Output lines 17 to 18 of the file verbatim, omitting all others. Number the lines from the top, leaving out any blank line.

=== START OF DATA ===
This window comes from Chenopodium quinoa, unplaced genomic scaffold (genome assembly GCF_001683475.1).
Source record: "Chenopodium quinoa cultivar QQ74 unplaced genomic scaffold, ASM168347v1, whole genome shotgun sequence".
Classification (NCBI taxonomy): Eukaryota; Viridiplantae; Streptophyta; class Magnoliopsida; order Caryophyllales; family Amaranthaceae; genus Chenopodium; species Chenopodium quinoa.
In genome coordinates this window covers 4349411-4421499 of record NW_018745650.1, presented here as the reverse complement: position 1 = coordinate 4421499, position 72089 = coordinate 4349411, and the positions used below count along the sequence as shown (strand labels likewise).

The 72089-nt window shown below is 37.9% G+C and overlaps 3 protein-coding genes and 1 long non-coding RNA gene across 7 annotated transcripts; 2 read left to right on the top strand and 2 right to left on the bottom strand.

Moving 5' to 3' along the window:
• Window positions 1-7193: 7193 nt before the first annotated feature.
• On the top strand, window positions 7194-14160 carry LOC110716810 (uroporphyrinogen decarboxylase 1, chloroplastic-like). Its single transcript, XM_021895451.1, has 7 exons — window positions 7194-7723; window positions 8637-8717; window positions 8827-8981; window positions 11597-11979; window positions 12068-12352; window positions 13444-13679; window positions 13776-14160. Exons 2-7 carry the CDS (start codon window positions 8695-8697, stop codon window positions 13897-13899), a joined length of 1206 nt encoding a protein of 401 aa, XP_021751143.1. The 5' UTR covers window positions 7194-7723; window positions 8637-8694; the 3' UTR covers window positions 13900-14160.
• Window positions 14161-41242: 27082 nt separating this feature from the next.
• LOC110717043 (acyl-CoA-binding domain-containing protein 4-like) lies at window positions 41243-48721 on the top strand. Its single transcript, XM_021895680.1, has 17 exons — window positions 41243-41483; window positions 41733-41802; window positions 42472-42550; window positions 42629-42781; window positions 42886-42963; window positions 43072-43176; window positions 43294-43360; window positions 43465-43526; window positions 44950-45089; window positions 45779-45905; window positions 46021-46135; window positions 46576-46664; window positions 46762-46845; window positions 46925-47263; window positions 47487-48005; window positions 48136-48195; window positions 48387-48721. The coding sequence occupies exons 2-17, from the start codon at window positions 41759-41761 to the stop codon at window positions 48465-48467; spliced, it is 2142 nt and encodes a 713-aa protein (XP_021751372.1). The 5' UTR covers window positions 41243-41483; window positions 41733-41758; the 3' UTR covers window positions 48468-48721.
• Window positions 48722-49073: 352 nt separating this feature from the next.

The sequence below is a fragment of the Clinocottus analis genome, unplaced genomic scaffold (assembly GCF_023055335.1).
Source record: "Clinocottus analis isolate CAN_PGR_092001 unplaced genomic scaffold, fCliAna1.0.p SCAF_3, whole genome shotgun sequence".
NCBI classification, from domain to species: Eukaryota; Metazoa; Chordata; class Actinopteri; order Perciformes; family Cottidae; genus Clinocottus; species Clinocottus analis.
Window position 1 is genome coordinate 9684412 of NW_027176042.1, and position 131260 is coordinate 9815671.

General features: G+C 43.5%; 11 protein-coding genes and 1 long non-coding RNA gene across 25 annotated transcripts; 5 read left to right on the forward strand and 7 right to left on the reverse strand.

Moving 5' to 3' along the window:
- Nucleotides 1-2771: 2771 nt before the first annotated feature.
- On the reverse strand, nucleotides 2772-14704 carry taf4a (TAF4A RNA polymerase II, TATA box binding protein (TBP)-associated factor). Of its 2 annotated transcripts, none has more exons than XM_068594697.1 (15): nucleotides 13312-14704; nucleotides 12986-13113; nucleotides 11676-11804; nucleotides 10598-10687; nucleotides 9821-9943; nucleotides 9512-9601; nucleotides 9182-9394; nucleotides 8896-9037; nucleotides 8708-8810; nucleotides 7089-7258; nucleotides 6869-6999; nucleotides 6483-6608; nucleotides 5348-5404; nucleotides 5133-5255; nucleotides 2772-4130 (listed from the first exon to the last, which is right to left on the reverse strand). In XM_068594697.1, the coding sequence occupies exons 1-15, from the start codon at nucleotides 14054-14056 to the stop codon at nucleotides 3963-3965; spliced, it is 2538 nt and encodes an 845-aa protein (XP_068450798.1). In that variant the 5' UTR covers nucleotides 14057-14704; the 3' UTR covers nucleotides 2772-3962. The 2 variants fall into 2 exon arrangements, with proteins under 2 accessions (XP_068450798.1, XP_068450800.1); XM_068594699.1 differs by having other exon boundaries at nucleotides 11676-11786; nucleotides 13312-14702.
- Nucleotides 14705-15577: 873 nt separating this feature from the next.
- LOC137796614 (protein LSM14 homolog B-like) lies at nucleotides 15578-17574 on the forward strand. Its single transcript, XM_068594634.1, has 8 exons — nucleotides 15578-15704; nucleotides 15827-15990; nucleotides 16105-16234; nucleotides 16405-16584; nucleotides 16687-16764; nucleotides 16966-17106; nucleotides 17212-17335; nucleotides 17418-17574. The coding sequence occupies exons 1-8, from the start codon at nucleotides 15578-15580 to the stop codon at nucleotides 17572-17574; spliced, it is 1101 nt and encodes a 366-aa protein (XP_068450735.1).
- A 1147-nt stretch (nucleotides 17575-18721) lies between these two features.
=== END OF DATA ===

Moving 5' to 3' along the window:
- Nucleotides 1-2771: 2771 nt before the first annotated feature.